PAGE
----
St. Louis Cardinals: Grading Rookie Manager Mike Matheny
When St. Louis Cardinals General Manager John Mozeliak hired Mike Matheny to manage the team in late 2011, he knew Matheny's resume.
Matheny was a top-notch defensive player, served as a solid team leader and has an immense understanding of the game.
But the Cardinals' rookie manager has never coached in the majors, minors, college or high school.
In the weeks and months prior to spring training, Matheny soaked in information from numerous former managers and players. He was surrounded with smart baseball minds and ready for the challenge.
In the month of April, both he and Mozeliak were left looking like geniuses. The rotation was solid, the offense was the best in baseball and the bullpen was taking care of business.
In May, all of that changed.
The bullpen was the first to go. The rotation, or at least a portion of it, came back down to reality. The offense stayed mostly strong, but now, even the bats are struggling.
Following are grades of Matheny’s performance in several aspects of the game.
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The bullpen has cost the Cardinals more games than any other part of the team so far in 2012.
While it hasn’t been all bad, the lack of a veteran presence, long relief and a second lefty has cost the Cardinals dearly.
With any luck, this is an area that will be addressed by the front office sooner rather than later.
It’s still difficult to tell how much of an effect pitching coach Dave Duncan’s retirement has had on that aspect of the game. His replacement, Derek Lilliquist, still has yet to make a lasting impression.
With that being said, a large portion of the bullpen’s woes lie with the front office and injuries, so giving Matheny a rough grade as a result doesn’t seem quite right. He can only work with what they give him.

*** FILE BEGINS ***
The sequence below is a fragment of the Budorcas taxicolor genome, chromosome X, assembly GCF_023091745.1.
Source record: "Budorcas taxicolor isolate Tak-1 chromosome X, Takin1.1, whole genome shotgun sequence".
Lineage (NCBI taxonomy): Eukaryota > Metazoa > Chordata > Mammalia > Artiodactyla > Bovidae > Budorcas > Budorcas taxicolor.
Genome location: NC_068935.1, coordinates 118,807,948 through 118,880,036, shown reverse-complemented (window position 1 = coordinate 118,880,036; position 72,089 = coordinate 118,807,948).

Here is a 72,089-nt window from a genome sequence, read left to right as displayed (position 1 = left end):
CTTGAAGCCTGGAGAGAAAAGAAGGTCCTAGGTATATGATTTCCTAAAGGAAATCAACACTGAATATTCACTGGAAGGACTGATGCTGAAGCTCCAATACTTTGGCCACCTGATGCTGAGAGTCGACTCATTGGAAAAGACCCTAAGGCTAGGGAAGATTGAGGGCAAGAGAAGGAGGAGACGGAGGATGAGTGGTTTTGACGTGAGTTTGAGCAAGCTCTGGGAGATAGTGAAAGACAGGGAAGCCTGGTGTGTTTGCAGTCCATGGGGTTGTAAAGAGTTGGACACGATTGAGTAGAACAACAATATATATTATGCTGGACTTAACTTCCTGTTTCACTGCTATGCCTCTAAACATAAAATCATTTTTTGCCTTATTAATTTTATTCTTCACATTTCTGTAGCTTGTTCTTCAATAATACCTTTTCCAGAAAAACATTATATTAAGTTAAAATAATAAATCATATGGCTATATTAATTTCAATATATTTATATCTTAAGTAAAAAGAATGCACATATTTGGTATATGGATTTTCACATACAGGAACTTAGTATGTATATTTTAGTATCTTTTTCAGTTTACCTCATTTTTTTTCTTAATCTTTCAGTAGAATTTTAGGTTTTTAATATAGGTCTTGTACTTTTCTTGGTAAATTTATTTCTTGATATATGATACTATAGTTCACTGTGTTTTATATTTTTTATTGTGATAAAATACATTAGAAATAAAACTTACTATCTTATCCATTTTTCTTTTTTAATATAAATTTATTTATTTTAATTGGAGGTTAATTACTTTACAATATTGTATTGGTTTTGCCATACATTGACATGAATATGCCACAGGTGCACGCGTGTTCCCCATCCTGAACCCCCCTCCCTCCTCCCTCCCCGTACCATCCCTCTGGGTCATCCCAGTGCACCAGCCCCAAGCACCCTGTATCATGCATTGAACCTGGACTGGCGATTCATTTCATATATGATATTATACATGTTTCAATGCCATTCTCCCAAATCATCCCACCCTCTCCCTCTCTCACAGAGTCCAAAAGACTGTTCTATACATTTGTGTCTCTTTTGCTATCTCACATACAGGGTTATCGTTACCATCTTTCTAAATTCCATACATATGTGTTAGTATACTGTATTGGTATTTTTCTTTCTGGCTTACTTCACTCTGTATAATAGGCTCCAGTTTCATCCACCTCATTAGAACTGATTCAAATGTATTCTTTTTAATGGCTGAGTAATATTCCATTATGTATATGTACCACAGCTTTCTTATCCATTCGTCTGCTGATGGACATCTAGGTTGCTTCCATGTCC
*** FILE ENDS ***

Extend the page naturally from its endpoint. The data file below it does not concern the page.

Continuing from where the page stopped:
The Starting Rotation
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This is an area where I feel like Matheny has good pieces to work with. Ranked sixth in the National League, the Cardinals rotation has been consistent in April and June.
Shy of its May struggles, it would likely rank quite a bit higher.
Lance Lynn has been, well, more than many dreamed he could be. The simple fact is, Lynn’s doing exactly what he is supposed to do. He was drafted as a high-end starter and is performing like one.
Jake Westbrook, short of a five-consecutive-start hiccup, has been quite good. His complete game against the Detroit Tigers shocked everyone, but he’s capable of that.
In general, he will be a career .500 pitcher. In April and now mid-June, he has shown what he can do. The question is, can he keep it up.
The rotation looks good, but it could benefit from increased depth and would look much better with Chris Carpenter thrown back into the rotation.
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Much like the starting rotation, the offense shined through April and then stumbled through May.
Free-agent pickup Carlos Beltran has been stellar putting up career-best numbers even for himself through 2012.
Rafael Furcal spent two months playing the best baseball he has in years as well.